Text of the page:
What happens to disaster-affected communities once the nonprofit organizations (NGOs) and media circus fly off to the next disaster? Our recently published research on the work of returnee social entrepreneurs in Haiti addresses this important question.
Aside from the recent Oxfam scandal where aid workers exploited sex workers, Haiti’s progress in rebuilding since the devastating 2010 earthquake has been conspicuously absent from the news. Our research explores how longer-term disaster recovery and rebuilding actually takes shape.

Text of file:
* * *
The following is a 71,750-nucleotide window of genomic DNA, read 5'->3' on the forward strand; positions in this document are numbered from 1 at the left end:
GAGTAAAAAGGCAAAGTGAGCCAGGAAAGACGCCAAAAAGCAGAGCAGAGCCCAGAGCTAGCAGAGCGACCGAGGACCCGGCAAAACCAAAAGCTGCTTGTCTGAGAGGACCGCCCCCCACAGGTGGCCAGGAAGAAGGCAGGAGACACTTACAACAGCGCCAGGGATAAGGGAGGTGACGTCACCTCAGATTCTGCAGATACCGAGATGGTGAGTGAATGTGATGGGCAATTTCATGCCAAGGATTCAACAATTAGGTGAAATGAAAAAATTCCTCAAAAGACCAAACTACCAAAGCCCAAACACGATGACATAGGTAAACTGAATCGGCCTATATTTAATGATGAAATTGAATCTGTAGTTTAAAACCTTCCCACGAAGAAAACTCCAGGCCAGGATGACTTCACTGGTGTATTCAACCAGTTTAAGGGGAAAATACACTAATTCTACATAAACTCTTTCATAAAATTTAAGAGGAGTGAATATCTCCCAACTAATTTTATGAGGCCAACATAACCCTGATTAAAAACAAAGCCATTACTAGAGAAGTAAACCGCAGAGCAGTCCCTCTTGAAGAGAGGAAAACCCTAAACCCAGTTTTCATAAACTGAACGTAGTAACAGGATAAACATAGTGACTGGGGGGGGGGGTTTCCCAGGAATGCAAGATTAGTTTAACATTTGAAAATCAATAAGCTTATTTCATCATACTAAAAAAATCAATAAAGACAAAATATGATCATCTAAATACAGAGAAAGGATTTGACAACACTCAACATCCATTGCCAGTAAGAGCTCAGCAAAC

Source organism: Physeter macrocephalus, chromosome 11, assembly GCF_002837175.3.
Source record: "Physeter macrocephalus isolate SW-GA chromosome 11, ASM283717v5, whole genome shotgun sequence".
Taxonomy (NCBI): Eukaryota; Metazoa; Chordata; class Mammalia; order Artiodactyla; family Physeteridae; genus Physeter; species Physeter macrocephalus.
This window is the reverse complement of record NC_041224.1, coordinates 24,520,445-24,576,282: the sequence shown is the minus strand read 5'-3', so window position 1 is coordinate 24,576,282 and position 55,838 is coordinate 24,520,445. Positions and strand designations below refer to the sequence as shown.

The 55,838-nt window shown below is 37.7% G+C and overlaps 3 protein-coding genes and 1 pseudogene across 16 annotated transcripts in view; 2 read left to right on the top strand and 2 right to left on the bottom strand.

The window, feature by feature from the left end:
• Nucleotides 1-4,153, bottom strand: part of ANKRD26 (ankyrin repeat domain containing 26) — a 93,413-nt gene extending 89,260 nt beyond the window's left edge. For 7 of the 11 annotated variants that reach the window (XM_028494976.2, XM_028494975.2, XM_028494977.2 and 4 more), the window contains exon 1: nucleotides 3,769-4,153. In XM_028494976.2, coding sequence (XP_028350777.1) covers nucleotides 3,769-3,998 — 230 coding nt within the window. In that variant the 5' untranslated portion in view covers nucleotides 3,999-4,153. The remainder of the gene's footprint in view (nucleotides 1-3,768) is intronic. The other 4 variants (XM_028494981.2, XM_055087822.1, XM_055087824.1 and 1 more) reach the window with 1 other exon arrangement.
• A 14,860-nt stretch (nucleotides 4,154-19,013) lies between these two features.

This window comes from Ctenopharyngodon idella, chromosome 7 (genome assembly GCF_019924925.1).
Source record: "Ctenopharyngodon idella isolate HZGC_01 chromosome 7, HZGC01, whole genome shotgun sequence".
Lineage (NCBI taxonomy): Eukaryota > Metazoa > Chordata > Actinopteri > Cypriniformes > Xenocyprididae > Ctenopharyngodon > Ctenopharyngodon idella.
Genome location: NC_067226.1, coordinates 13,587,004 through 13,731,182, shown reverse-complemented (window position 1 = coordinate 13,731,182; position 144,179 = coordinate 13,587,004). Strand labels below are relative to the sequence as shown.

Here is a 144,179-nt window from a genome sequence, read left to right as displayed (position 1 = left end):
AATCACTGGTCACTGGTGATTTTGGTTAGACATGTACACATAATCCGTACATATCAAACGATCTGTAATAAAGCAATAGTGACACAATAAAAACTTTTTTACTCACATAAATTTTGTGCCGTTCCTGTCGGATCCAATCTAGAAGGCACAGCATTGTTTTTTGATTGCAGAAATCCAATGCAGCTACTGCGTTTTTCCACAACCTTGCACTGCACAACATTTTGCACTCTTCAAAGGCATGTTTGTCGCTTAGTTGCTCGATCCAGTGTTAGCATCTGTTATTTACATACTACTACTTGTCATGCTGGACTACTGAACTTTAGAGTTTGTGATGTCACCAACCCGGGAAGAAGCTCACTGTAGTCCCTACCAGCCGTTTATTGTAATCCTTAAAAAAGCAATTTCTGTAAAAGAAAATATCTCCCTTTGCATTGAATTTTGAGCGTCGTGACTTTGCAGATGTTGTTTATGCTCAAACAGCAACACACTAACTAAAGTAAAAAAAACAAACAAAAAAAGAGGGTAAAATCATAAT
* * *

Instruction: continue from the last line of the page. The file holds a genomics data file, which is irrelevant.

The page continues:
Understanding the means by which communities can recover from disaster and build better, more resilient institutions (schools, physical infrastructure, workplaces, etc.) is a non-trivial matter. After most extreme natural hazards, communities struggle to cope with them and bounce back, often for years. This is partly because effective institutional support and organizing templates are frequently absent during the post-disaster recovery.
Our research shows that institutional workers, specifically social entrepreneurs, are key social actors that can fill the institutional voids and build community capacity.Continue Reading…